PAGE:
Ulaanbaatar calls the tune: Scots architects snubbed over £45m concert hall design
SCOTTISH architects fear they could lose out on one of the biggest and most prestigious design jobs in the nation’s history because the contest to choose its architect is being run from Ulaanbaatar (Mongolia).
The National can reveal that the competition to choose the architects to design the Scottish Chamber Orchestra’s sumptuous new £45 million concert hall in Edinburgh’s historic New Town is being run by an Ulaanbaatar-based company, Genghis Khan Associates Ltd, which has no office in Scotland and lists no Scottish public sector clients on its website.
An article beginning like this appeared yesterday in The National, the separatists’ in-house propaganda comic.
The words are theirs, except of course I’ve tweaked them slightly. For Ulaanbaatar and Genghis Khan read respectively London and a company called Colander Associates.
Do you get the point?
For The National, and apparently some Scottish architects, a design competition run from a city in the UK outwith Scotland might as well be master-minded from Mongolia – Inner or Outer, you choose. Only a Scottish company has the sensitivity and understanding of ‘Scottish procurement laws’ [British, surely?] to run a competition. Note that. It’s not to design the building, but just to run the competition to choose an architect to design it. The result of this London choice is that Scottish architectural practices might be disadvantaged in the competition, shock horror. (There’s also the small matter of the lack of Scottish architectural practices that design major concert halls but that doesn’t bother The National)
On the other hand, Scotland might just get a world-beating concert hall designed by someone far from these islands’ shores.
And what about Scotland’s architects? Do they want to compete for work in England, Wales or even abroad? They should have a care in case commissioning bodies there take as parochial an attitude to them as The National and one or two anonymous architects they quote take to a company based elsewhere in the UK.
The whole thing is just another small example of the nationalist hedgehog, curling ever more into a tight ball to avoid the influence of the outside world. The Scottish tragedy.
Meantime, and almost un-noticed, a genuine triumph of British culture and architectural scholarship has come to a conclusion in Lanarkshire and Renfrewshire with the publication of the 68th and final volume of the three series known to aficionados as ‘Pevsner’ but to its publishers as ‘The Buildings of England/Scotland/Wales.’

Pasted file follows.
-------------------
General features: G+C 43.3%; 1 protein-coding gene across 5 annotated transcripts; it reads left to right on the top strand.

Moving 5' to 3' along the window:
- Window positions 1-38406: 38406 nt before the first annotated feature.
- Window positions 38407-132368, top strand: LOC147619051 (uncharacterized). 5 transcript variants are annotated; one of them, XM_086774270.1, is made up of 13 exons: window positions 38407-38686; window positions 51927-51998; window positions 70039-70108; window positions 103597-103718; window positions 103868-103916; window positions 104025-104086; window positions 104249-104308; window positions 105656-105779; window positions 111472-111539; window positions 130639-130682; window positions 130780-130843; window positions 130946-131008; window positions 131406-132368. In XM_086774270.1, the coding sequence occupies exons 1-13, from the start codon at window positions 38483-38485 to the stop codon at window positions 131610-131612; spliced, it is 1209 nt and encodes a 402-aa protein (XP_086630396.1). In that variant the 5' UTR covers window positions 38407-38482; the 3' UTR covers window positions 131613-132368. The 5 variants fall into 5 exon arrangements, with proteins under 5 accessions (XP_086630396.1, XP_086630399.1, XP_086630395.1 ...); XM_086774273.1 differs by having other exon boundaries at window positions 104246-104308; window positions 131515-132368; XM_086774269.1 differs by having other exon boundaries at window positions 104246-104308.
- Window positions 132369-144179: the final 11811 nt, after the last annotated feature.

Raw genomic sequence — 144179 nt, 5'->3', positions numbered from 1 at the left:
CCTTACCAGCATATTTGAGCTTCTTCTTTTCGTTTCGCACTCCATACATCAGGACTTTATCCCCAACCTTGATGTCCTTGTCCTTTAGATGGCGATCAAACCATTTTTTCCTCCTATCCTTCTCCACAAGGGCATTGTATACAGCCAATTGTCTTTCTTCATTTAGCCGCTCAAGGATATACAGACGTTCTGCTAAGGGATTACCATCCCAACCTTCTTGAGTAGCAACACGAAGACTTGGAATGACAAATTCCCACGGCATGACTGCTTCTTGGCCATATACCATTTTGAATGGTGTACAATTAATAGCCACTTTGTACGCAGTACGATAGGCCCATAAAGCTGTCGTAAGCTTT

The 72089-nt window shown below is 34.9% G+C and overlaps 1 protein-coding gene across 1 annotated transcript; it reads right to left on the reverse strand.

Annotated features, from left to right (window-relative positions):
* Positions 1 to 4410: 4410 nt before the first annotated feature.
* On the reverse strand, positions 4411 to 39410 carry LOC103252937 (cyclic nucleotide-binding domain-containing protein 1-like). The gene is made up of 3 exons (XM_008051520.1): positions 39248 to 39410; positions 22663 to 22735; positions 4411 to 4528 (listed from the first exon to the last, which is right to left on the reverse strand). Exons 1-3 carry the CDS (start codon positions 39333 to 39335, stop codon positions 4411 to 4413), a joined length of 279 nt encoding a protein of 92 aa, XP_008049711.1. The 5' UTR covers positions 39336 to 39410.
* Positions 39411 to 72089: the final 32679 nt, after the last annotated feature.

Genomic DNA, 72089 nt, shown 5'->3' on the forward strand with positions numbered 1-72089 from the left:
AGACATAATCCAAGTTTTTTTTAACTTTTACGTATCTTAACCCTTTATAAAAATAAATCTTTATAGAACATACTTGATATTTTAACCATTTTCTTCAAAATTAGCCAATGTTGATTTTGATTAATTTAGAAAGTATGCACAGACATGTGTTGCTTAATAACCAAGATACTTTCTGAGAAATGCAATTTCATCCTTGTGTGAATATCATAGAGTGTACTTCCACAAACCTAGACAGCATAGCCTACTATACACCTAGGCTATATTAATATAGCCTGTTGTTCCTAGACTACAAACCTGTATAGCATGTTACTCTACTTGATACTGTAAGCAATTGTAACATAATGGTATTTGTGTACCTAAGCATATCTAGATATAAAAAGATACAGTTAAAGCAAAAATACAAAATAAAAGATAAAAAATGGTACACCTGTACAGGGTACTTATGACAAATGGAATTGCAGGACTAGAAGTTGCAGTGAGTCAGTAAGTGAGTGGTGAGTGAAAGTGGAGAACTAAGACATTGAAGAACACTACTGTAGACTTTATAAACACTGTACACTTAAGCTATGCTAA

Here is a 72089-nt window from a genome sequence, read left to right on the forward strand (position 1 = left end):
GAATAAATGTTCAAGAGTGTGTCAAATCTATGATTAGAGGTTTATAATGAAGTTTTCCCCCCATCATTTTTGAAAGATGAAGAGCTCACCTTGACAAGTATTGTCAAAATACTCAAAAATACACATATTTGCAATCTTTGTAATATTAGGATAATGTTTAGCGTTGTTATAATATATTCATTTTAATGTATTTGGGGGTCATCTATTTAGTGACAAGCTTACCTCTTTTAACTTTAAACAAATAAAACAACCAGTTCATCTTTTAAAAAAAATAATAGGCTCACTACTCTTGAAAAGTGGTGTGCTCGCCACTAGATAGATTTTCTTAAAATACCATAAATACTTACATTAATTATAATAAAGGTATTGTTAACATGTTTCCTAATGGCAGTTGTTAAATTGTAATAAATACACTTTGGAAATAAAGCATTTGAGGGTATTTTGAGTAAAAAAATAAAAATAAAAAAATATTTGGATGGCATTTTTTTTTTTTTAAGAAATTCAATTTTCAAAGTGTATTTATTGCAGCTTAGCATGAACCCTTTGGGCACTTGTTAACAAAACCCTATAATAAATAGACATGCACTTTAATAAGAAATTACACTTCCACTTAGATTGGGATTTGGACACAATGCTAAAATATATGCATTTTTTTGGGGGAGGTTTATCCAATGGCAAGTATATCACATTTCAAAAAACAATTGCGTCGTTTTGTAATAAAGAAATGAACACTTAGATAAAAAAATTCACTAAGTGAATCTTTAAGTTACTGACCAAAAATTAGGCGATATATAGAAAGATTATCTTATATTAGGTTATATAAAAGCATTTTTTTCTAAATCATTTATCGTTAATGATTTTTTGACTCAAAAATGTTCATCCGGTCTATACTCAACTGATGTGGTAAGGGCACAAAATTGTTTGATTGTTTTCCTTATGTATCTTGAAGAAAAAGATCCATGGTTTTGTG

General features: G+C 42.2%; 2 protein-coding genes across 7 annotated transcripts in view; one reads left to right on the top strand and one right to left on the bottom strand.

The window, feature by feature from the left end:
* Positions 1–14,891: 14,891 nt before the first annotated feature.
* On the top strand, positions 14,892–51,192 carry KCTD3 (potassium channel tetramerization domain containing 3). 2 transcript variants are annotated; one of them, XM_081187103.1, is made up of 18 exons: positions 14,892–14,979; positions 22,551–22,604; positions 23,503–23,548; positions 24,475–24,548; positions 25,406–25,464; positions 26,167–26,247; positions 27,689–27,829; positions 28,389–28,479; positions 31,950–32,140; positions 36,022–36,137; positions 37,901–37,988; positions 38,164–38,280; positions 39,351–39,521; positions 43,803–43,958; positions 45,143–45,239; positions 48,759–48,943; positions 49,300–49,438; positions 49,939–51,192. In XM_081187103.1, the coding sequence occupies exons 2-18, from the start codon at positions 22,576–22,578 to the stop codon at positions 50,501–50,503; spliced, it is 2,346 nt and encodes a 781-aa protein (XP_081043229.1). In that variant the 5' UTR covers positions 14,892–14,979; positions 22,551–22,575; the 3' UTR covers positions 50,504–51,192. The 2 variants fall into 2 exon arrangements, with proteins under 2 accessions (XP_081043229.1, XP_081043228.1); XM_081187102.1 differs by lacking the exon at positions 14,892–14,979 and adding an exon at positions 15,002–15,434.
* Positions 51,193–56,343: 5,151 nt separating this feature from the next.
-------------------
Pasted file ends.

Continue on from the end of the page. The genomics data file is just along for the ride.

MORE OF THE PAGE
These wonderful books, based mostly on the old counties of the three nations, provide a comprehensive guide to just about every building worth seeing in their area. They’re a delight to browse, an essential aid to understanding the built environment of the whole country, and a must-have if you want to explore the buildings of any city, town or country area of Britain. They are unique.
The irony is that their creator, Nikolaus Pevsner, was not a Brit but a German art historian who found refuge in Britain when the Nazi race laws threatened to deprive him of his job and worse (he was born Jewish but converted to Christianity). Once here he lived the rest of his life in England but was keen to have the buildings of Scotland recorded in the same way as his monumental series on England. Here’s what the publisher’s blurb for that final, final piece in the architectural jigsaw of Britain says about Lanarkshire and Renfrewshire:
[an] astounding diversity of character, from the wild remote moorland of the south to the landscape of the Clyde estuary in the north-west, and from deeply rural villages to former steel and iron towns of the Lanarkshire coalfields … not only the medieval abbey at the centre of Paisley, but also the great port of Greenock, with one of the grandest municipal palaces of Victorian Scotland, and in the countryside Georgian houses and well-to-do Edwardian villas, including Charles Rennie Mackintosh’s Windyhill … the great medieval castles of Bothwell and Craignethan, William Adam’s majestic hunting lodge at Chatelherault, and planned settlements of international significance, from the model weaving village of Robert Owen’s New Lanark to the post-war New Town of Cumbernauld.
I feel a trip coming on.
Here’s some more reading on Pevsner if you’re interested:
The Guardian on the publication of the last ‘Buildings of …’ volume
Introduction to the Buildings of Scotland series.
There is no additional reading that I would recommend on the dire parochialism and grievance-mongering of The National article.